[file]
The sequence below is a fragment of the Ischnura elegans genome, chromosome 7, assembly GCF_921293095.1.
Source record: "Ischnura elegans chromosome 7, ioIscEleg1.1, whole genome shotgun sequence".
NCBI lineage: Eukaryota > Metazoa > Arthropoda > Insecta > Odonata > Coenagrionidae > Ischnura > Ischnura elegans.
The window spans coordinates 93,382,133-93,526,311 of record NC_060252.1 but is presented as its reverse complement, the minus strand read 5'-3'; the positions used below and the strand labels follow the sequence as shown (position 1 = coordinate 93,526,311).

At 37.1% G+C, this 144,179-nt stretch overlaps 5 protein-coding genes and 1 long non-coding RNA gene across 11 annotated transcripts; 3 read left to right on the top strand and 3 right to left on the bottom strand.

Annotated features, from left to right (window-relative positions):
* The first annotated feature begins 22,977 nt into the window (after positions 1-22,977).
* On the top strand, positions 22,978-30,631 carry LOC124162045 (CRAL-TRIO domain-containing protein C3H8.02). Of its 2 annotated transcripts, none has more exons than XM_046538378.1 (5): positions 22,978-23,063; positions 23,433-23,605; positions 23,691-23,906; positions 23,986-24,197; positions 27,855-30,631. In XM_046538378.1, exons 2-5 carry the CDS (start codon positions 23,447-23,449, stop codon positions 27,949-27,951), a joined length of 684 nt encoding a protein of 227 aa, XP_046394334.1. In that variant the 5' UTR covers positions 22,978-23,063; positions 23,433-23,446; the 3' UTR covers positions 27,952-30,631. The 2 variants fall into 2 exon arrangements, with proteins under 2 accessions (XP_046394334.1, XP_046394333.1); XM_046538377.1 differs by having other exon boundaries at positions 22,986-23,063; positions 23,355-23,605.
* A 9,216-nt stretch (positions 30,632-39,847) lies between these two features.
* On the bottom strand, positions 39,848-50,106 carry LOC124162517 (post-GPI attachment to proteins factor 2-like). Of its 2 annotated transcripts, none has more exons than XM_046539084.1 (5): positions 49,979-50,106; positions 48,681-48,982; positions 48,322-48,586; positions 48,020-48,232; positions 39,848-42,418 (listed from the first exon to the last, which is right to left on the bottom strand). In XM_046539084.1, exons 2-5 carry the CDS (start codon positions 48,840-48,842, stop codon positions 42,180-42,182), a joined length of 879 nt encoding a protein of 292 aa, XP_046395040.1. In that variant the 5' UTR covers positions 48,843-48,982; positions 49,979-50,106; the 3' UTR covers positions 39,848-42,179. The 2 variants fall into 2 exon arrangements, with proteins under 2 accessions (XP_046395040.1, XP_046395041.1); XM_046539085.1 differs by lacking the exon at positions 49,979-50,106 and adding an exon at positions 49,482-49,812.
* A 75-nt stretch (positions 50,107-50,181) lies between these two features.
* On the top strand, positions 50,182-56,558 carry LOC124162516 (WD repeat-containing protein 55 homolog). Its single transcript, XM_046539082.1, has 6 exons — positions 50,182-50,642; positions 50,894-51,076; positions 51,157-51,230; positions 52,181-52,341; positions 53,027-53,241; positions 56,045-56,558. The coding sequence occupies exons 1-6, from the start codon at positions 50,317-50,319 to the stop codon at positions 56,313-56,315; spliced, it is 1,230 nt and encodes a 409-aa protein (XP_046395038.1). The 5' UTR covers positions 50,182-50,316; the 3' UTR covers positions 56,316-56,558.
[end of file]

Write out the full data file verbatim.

The sequence below is a fragment of the Ischnura elegans genome, chromosome 7, assembly GCF_921293095.1.
Source record: "Ischnura elegans chromosome 7, ioIscEleg1.1, whole genome shotgun sequence".
NCBI lineage: Eukaryota > Metazoa > Arthropoda > Insecta > Odonata > Coenagrionidae > Ischnura > Ischnura elegans.
The window spans coordinates 93,382,133-93,526,311 of record NC_060252.1 but is presented as its reverse complement, the minus strand read 5'-3'; the positions used below and the strand labels follow the sequence as shown (position 1 = coordinate 93,526,311).

At 37.1% G+C, this 144,179-nt stretch overlaps 5 protein-coding genes and 1 long non-coding RNA gene across 11 annotated transcripts; 3 read left to right on the top strand and 3 right to left on the bottom strand.

Annotated features, from left to right (window-relative positions):
* The first annotated feature begins 22,977 nt into the window (after positions 1-22,977).
* On the top strand, positions 22,978-30,631 carry LOC124162045 (CRAL-TRIO domain-containing protein C3H8.02). Of its 2 annotated transcripts, none has more exons than XM_046538378.1 (5): positions 22,978-23,063; positions 23,433-23,605; positions 23,691-23,906; positions 23,986-24,197; positions 27,855-30,631. In XM_046538378.1, exons 2-5 carry the CDS (start codon positions 23,447-23,449, stop codon positions 27,949-27,951), a joined length of 684 nt encoding a protein of 227 aa, XP_046394334.1. In that variant the 5' UTR covers positions 22,978-23,063; positions 23,433-23,446; the 3' UTR covers positions 27,952-30,631. The 2 variants fall into 2 exon arrangements, with proteins under 2 accessions (XP_046394334.1, XP_046394333.1); XM_046538377.1 differs by having other exon boundaries at positions 22,986-23,063; positions 23,355-23,605.
* A 9,216-nt stretch (positions 30,632-39,847) lies between these two features.
* On the bottom strand, positions 39,848-50,106 carry LOC124162517 (post-GPI attachment to proteins factor 2-like). Of its 2 annotated transcripts, none has more exons than XM_046539084.1 (5): positions 49,979-50,106; positions 48,681-48,982; positions 48,322-48,586; positions 48,020-48,232; positions 39,848-42,418 (listed from the first exon to the last, which is right to left on the bottom strand). In XM_046539084.1, exons 2-5 carry the CDS (start codon positions 48,840-48,842, stop codon positions 42,180-42,182), a joined length of 879 nt encoding a protein of 292 aa, XP_046395040.1. In that variant the 5' UTR covers positions 48,843-48,982; positions 49,979-50,106; the 3' UTR covers positions 39,848-42,179. The 2 variants fall into 2 exon arrangements, with proteins under 2 accessions (XP_046395040.1, XP_046395041.1); XM_046539085.1 differs by lacking the exon at positions 49,979-50,106 and adding an exon at positions 49,482-49,812.
* A 75-nt stretch (positions 50,107-50,181) lies between these two features.
* On the top strand, positions 50,182-56,558 carry LOC124162516 (WD repeat-containing protein 55 homolog). Its single transcript, XM_046539082.1, has 6 exons — positions 50,182-50,642; positions 50,894-51,076; positions 51,157-51,230; positions 52,181-52,341; positions 53,027-53,241; positions 56,045-56,558. The coding sequence occupies exons 1-6, from the start codon at positions 50,317-50,319 to the stop codon at positions 56,313-56,315; spliced, it is 1,230 nt and encodes a 409-aa protein (XP_046395038.1). The 5' UTR covers positions 50,182-50,316; the 3' UTR covers positions 56,316-56,558.